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Generic, but charming and amusing

Posted : 2 years, 9 months ago on 23 November 2011 07:24

"This is the story of how I died. Don't worry, this is actually a very fun story and the truth is, it isn't even mine. This is the story of a girl named Rapunzel."

Following 2009's The Princess and the Frog with another tale of romance and princesses, Tangled is Disney's 50th animated feature film. And for this prestigious occasion, the studio turned to the story of Rapunzel, which was one of few fairytales that hadn't been given a trademark overhaul by the House of Mouse. In order to appeal to as many demographics as possible, Tangled has romance, action, adventure and musical other words, it slavishly adheres to the exact same formula that was applied to the 49 feature-length animations that Disney produced prior to it. But while this computer-generated fantasy is generic, it's nevertheless charming, amusing and adventurous.

As an infant, young Rapunzel (voiced by Moore) was stolen away from her parents by the wicked Mother Gothel (Murphy), planning to use the girl's long magical hair to retain her youthful looks. Thus, Gothel houses Rapunzel in a tower and forbids her to leave, teaching the child to fear the outside world and convincing her that she can only be safe at home. From afar she watches the nearby kingdom and is enraptured by their festivities, and yearns for nothing more than to free herself from Mother Gothel's forceful grasp to explore the outside world. Into her life soon comes local thief Flynn Rider (Levi), who stumbles upon Rapunzel's tower while on the run from both the kingdom guards and the criminal partners he double-crossed. Rapunzel is shocked by the intrusion, and only agrees to let Flynn (and his stolen treasure) go if he escorts her to the kingdom so she can witness the beautiful annual lantern show.

The big problem with Tangled is its devotion to the Disney formula. Screenwriter Dan Fogelman (Cars, Bolt) stuck to the studio's well-worn staples: a feisty princess, a dashing hero, a villainous witch, wacky animal sidekicks and jaunty musical numbers. Heck, the music was even written by Alan Menken, whose contributions to The Little Mermaid, Beauty and the Beast, Pocahontas and other titles have made him a Disney favourite. The songs, unfortunately, do not gel as well as they should have. They're enjoyable in the moment but forgettable, and their inclusion feels forced at the demand of the formula. There's a bit of tonal schizophrenia too, as directors Nathan Greno and Byron Howard tried their hardest to broaden appeal for maximum profits. The tonal juggling is not entirely slipshod, but some moments are too saccharine-coated for adult audiences while others are probably too intense for infants. The other flaw with Tangled is pacing issues; Flynn and Rapunzel's journey is admittedly lax from time to time.

But the above are the only drawbacks of what is otherwise a wholly enjoyable Disney production. The laughs are constant and satisfying, with a handful of sly one-liners (for the most part courtesy of Flynn), and some hilarious Looney Tunes-style antics featuring a stubborn white horse. Despite the formulaic structuring of Fogelman's screenplay, dialogue is surprisingly strong - the banter between Flynn and Rapunzel is sharp and witty, and the characters share good chemistry. Flynn is one of the most likeable Disney heroes in years, while Rapunzel is a genuine stunner of a princess (who knew cartoon females could look so beautiful?). Best of all, while the feature is generic and calculated, it works - the tragic moments tug on the heart, the upbeat moments make us smile, and the film leaves us with a warm and fuzzy feeling. Tangled successfully replicates that old Disney magic, allowing us to overlook any minor scripting faults.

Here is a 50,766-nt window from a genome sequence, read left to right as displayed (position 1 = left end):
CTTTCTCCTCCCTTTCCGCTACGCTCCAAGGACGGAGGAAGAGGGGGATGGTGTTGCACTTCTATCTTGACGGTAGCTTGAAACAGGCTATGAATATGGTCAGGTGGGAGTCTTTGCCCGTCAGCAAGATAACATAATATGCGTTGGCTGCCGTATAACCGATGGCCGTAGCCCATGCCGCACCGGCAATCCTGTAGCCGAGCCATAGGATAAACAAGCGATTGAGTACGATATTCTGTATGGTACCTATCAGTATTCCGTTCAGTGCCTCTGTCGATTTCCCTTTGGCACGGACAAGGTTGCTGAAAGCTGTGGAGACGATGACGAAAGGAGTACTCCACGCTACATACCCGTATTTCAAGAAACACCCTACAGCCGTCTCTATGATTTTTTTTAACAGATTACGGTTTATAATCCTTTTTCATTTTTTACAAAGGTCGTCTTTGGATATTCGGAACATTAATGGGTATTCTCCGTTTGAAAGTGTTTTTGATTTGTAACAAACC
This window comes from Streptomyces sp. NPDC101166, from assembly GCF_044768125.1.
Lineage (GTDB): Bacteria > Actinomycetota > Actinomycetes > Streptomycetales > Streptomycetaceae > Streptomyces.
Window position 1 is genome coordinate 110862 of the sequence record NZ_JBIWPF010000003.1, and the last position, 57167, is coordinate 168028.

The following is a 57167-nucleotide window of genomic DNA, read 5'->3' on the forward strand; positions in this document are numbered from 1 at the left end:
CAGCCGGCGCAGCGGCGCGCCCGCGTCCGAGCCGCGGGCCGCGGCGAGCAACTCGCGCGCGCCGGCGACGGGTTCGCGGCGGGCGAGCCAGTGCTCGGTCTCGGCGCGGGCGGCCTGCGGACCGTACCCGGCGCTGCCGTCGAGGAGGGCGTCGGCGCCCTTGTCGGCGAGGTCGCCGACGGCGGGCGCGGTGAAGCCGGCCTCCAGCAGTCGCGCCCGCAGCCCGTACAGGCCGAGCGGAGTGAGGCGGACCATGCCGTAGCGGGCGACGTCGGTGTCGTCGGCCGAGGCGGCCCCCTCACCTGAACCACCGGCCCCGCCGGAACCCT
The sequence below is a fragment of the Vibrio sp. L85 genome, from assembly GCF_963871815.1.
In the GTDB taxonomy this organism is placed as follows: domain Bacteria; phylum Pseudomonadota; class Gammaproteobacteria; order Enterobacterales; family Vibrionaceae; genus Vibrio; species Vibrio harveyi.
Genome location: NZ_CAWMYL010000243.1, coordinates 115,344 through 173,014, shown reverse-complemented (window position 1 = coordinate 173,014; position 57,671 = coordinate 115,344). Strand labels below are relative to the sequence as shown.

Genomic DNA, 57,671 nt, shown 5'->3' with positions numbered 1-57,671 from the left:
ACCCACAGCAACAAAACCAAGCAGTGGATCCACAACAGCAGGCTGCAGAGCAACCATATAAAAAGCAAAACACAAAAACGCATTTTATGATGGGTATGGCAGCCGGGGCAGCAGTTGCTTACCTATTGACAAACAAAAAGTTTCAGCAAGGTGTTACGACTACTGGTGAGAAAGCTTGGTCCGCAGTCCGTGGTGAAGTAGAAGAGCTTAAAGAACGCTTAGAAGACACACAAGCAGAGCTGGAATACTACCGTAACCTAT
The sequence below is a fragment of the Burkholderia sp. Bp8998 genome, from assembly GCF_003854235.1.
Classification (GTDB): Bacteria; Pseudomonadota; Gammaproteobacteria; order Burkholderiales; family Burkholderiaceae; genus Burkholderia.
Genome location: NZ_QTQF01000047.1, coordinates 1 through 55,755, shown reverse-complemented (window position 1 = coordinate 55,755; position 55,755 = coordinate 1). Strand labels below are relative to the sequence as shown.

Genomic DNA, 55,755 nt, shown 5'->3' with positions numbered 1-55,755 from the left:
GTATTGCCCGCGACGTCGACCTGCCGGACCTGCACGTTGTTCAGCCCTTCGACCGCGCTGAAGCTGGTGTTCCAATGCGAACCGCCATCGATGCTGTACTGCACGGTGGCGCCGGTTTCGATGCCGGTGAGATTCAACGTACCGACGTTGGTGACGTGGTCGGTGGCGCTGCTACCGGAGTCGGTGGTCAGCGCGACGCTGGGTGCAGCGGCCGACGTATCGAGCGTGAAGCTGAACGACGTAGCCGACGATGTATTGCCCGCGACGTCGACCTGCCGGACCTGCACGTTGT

Best of all, Tangled features some of Disney's most elegant visual craftsmanship to date. Directors Nathan Greno and Byron Howard elected a style of animation which replicates the traditional hand-drawn animation aesthetic in computer-animated 3-D, resulting in an impeccable hybrid of the old and the new. The filmmakers struck the perfect balance between realism and caricature; the CGI approach permitted a level of phenomenal detail that would be impossible to achieve with the former pen-and-ink style, while the movie's cartoonish look is also reminiscent of something like Pinocchio or The Little Mermaid. The colour palette is often lush as well, bringing about several instantly iconic images (the lantern scene is stunning), and the action beats were staged with immaculate finesse. This was Disney's most expensive movie yet, but the ridiculous $260 million price-tag has paid off.

As the young Rapunzel, Mandy Moore's vocal performance is chipper and amiable. The general aura that Moore brings to the role makes Rapunzel a truly pleasant character. Zachary Levi is also excellent as Flynn, with a completely charming line delivery befitting of the character. But it's Broadway veteran Donna Murphy who steals the show as Mother Gothel with brilliant menace and a wicked demeanour. Meanwhile, great characters actors filled out supporting roles (even the likes of Ron Perlman, Jeffrey Tambor, Richard Kiel and Brad Garrett feature here), and they all placed forth competent work. However, none of the characters are anywhere near as funny as Maximus, the silent royal horse who's rather hostile towards Flynn (and vice versa). The horse is easily the best character in the film, but it's good that his screen-time is so limited because it makes his fleeting appearances all the funnier.

Tangled may be business as usual in terms of Disney storytelling procedures, but it's surprisingly refreshing because it's not some postmodern, "hip" Shrek-style fairytale reinvention, and the comedy is free of pop culture references. With humour, heart, songs, and typical Disney-esque themes, Tangled is worthy of being Disney's 50th animated feature, and it's baffling that the movie was not even nominated for the Best Animated Movie Oscar.